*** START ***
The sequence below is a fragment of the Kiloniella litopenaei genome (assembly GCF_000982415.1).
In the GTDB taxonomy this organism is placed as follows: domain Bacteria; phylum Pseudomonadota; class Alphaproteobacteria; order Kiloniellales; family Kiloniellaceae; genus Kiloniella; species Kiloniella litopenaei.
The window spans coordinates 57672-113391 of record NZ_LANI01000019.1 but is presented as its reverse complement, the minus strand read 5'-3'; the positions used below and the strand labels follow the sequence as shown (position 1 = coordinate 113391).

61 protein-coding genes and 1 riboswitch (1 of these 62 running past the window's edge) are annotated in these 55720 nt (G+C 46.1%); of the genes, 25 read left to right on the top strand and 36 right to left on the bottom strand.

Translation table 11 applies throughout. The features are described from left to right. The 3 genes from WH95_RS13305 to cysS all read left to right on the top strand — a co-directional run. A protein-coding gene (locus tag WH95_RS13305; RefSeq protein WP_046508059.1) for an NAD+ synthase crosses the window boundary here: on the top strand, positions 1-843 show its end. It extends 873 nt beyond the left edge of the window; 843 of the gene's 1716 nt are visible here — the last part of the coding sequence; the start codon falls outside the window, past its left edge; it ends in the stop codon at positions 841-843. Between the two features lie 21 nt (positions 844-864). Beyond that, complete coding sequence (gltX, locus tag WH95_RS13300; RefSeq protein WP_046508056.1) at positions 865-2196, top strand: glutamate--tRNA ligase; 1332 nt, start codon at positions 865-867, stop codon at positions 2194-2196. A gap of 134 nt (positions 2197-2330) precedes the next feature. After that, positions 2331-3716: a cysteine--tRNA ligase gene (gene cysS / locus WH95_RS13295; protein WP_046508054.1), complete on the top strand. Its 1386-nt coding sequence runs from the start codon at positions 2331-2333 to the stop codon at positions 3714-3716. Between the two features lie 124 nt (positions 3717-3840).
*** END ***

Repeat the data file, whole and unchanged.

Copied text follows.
The sequence below is a fragment of the Kiloniella litopenaei genome (assembly GCF_000982415.1).
In the GTDB taxonomy this organism is placed as follows: domain Bacteria; phylum Pseudomonadota; class Alphaproteobacteria; order Kiloniellales; family Kiloniellaceae; genus Kiloniella; species Kiloniella litopenaei.
The window spans coordinates 57672-113391 of record NZ_LANI01000019.1 but is presented as its reverse complement, the minus strand read 5'-3'; the positions used below and the strand labels follow the sequence as shown (position 1 = coordinate 113391).

61 protein-coding genes and 1 riboswitch (1 of these 62 running past the window's edge) are annotated in these 55720 nt (G+C 46.1%); of the genes, 25 read left to right on the top strand and 36 right to left on the bottom strand.

Translation table 11 applies throughout. The features are described from left to right. The 3 genes from WH95_RS13305 to cysS all read left to right on the top strand — a co-directional run. A protein-coding gene (locus tag WH95_RS13305; RefSeq protein WP_046508059.1) for an NAD+ synthase crosses the window boundary here: on the top strand, positions 1-843 show its end. It extends 873 nt beyond the left edge of the window; 843 of the gene's 1716 nt are visible here — the last part of the coding sequence; the start codon falls outside the window, past its left edge; it ends in the stop codon at positions 841-843. Between the two features lie 21 nt (positions 844-864). Beyond that, complete coding sequence (gltX, locus tag WH95_RS13300; RefSeq protein WP_046508056.1) at positions 865-2196, top strand: glutamate--tRNA ligase; 1332 nt, start codon at positions 865-867, stop codon at positions 2194-2196. A gap of 134 nt (positions 2197-2330) precedes the next feature. After that, positions 2331-3716: a cysteine--tRNA ligase gene (gene cysS / locus WH95_RS13295; protein WP_046508054.1), complete on the top strand. Its 1386-nt coding sequence runs from the start codon at positions 2331-2333 to the stop codon at positions 3714-3716. Between the two features lie 124 nt (positions 3717-3840).